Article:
comScore Dear Media: Don’t Turn Bergdahl into Snowden with Hero vs. Deserter Narrative | Mediaite
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Dear Media: Don’t Turn Bergdahl into Snowden with Hero vs. Deserter Narrative

It has been just over 48 hours since we first learned that Bowe Bergdahl, the only known prisoner of war from the Afghanistan conflict, had been released by the Taliban after five years in captivity in exchange for five detainees being held by the U.S. in Guantanamo Bay, Cuba. And already, a media narrative has begun to take shape: Is Bergdahl a “hero” or a “deserter”?

The genesis of the debate is a lengthy report filed by CNN’s Jake Tapper, which quotes members of the soldier’s platoon who are still angry with him for allegedly leaving his weapons behind and walking away from his post “with nothing more than a compass, a knife, water, a digital camera and a diary.”

American soldiers lost their lives trying to rescue Bergdahl and now five Taliban militants have been more or less set free in exchange for his ability to come home. On top of that, there are the emails purportedly written by Bergdahl before his capture — as first uncovered by the late reporter Michael Hastings — in which he admits to being “ashamed to be an American.” So clearly, there are important questions to be asked about the nature of Bergdahl’s capture and how far the U.S. was obligated to go to bring him home. But those questions do not boil down to a simple dichotomy of “hero” vs. “deserter.”

Unfortunately, that is exactly what we’re seeing from some of the media’s most prominent players. Here’s a sampling of the type of viewer engagement that has been happening on Twitter today (note that CNN, Fox News and MSNBC are all playing the same game):

Look familiar? The media treatment Bergdahl is receiving before he even returns to his home in Idaho is strikingly similar to the one that Edward Snowden received not only last week from NBC News, but throughout the past year since he first leaked classified NSA documents to the press. For Snowden, the most common dichotomy is “Patriot” vs. “Traitor.” At least that’s the angle NBC News latched onto to promote the exclusive sit-down:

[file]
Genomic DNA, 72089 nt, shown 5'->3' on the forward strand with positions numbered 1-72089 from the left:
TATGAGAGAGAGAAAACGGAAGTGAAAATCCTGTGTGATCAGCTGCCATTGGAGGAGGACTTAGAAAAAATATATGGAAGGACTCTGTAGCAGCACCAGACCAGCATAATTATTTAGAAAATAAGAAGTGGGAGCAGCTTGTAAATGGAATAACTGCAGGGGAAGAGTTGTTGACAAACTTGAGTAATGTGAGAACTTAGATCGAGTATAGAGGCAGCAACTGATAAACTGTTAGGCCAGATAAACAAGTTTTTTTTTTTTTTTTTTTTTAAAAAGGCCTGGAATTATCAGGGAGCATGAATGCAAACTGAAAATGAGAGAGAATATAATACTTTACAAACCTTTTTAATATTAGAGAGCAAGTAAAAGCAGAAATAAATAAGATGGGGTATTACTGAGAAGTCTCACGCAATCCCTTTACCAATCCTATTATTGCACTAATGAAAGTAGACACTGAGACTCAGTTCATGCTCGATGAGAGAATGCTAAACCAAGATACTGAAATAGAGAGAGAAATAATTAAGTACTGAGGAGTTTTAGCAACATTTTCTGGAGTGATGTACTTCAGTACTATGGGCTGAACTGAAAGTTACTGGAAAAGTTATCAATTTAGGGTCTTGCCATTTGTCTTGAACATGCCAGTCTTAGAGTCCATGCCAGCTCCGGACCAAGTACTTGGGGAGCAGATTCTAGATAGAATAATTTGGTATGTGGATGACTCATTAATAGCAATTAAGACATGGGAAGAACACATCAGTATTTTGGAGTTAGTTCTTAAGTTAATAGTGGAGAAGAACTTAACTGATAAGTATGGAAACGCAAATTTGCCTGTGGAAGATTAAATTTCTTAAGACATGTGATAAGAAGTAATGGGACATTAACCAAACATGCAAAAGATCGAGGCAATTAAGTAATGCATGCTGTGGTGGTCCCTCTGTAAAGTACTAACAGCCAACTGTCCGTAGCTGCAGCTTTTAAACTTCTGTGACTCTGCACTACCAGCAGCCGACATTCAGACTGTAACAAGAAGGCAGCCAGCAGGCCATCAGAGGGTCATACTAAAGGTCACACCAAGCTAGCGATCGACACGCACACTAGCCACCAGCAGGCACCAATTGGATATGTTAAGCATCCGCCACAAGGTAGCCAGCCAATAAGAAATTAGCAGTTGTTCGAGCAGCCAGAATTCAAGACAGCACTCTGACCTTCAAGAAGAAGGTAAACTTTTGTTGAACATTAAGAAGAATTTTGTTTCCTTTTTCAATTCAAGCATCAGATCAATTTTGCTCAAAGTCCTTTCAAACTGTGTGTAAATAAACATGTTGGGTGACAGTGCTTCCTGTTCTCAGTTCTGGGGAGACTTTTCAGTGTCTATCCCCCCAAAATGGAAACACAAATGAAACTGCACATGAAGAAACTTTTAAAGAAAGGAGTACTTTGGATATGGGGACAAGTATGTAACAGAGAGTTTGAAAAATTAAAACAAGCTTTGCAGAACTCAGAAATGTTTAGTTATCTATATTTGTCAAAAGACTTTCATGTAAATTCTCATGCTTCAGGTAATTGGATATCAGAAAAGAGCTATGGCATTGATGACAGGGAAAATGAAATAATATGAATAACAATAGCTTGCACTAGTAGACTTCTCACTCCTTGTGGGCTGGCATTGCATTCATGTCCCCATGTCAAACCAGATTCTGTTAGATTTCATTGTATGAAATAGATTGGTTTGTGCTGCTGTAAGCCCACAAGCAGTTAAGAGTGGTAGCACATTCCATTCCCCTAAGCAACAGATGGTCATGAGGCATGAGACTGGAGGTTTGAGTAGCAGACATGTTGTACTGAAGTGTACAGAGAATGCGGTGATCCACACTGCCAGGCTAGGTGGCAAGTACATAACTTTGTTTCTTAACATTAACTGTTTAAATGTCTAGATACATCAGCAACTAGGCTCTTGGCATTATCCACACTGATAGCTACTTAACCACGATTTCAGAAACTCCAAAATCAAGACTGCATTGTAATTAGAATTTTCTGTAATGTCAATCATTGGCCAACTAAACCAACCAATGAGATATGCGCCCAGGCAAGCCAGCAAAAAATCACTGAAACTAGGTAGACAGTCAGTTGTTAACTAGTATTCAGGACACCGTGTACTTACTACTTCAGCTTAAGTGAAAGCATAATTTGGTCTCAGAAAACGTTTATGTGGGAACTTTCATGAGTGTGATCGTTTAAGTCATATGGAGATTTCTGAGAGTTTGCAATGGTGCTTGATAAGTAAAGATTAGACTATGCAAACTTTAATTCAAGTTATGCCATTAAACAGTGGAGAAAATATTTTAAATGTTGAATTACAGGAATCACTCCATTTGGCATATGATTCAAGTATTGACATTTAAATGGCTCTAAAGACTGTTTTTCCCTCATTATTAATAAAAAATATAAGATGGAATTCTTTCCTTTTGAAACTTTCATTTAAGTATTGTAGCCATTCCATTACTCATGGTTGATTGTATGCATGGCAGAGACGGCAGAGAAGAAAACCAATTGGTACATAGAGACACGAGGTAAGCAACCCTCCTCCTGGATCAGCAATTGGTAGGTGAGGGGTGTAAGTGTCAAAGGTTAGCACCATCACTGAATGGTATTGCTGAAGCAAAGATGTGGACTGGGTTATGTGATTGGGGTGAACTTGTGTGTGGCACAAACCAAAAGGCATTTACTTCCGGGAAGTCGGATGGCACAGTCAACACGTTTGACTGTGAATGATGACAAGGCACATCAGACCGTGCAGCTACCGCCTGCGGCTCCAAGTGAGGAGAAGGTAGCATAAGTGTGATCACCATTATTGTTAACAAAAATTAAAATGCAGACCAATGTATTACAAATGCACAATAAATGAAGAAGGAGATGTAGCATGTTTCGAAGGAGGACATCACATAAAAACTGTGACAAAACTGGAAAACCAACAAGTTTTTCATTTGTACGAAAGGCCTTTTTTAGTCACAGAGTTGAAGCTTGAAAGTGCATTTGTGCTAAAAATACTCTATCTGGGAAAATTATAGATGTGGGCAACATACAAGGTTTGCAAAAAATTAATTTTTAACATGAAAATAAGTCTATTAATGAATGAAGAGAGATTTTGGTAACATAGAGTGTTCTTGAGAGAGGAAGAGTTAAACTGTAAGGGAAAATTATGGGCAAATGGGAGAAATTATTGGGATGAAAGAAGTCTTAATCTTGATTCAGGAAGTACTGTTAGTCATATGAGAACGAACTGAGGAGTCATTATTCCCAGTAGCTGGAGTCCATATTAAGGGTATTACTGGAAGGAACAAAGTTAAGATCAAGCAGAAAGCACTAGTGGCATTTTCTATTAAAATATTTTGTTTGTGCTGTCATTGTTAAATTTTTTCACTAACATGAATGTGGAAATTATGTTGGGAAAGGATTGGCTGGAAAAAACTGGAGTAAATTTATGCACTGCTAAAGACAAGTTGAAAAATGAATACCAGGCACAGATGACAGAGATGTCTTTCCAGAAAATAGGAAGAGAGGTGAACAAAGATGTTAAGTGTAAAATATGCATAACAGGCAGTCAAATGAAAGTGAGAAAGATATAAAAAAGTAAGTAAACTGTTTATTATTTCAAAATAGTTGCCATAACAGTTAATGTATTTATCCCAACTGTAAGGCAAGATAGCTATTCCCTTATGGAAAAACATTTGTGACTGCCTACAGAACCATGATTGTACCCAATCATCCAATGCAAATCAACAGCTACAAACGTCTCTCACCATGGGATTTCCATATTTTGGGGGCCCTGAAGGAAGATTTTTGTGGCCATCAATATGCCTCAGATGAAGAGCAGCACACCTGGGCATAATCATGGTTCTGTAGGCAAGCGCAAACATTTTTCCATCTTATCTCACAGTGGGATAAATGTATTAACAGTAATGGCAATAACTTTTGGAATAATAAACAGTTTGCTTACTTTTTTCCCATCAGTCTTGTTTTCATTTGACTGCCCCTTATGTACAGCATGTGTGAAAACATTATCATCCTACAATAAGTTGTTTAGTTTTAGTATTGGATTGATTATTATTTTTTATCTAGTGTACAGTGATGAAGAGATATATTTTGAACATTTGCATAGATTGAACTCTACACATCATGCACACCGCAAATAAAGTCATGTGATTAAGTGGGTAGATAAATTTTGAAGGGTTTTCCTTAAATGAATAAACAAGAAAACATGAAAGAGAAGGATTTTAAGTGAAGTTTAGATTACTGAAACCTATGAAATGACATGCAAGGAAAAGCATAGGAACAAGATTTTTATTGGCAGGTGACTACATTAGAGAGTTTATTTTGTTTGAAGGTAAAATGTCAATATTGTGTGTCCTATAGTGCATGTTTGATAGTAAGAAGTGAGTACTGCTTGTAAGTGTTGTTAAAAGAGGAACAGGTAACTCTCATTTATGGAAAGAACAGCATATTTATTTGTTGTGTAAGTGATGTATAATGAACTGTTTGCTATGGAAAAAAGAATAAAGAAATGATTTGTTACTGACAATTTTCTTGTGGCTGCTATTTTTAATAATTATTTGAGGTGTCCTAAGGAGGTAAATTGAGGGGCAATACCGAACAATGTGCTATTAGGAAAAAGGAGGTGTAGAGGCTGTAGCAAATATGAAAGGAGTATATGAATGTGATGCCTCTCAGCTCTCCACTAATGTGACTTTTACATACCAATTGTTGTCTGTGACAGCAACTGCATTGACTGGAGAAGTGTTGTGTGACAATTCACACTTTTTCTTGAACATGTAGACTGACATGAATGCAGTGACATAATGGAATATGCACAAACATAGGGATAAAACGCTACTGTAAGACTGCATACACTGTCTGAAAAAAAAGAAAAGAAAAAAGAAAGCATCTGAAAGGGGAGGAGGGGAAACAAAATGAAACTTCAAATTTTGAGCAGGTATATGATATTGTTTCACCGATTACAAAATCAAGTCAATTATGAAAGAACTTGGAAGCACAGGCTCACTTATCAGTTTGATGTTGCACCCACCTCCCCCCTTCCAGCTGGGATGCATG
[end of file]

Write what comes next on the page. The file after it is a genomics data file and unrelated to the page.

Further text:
During Brian Williams’ exclusive interview with Snowden, NBC News asked viewers to weigh in with their opinion of Snowden using the hashtags #patriot or #traitor. But this was more than just a promotional exercise of user engagement. The network turned around and drew some major conclusions from the data.

NBC tracked the prevalence of each hashtag over a 36-hour period leading up to and following the Snowden interview. While the two hashtags were neck-and-neck before the interview aired, the #patriot mentioned apparently skyrocketed once Snowden started speaking on air. In the end, #patriot won out over #traitor 59% to 41%, which can only be seen as a major PR success for Snowden. Here’s the chart NBC produced showing the results (click to enlarge):

And here’s NBC’s Chuck Todd breaking down those numbers on Meet The Press:

So, okay, after Snowden was given an hour to make his case on national television, more people thought he was a “patriot” than thought he was a “traitor,” but those diametrically opposed options miss the point. Snowden is not simply a “patriot” or a “traitor,” he’s a little bit of both. Or maybe he’s neither. Or just maybe, as Newt Gingrich put it on Meet the Press yesterday, he’s a “patriotic traitor,” whatever that means. But the point is that the media should not attempt to boil him down to one reductive noun.

And the same goes for Bowe Bergdahl. We don’t yet know for sure how Bergdahl ended up in the hands of the Taliban, and it’s quite possible we never will. The media should be doing everything it can to get to the bottom of what happened and what the consequences for this country will be. The irony is that that’s exactly what Tapper’s piece was trying to do. But instead of following a path that accepts a nuanced answer, the mainstream media, and especially cable news, have started a new hashtag game.

Is Bowe Bergdahl a #hero? Or is he a #deserter? Like Snowden, he probably can’t be reduced to just one or the other, and we should collectively resist the urge to do so.

[Photos via Wikimedia Commons]

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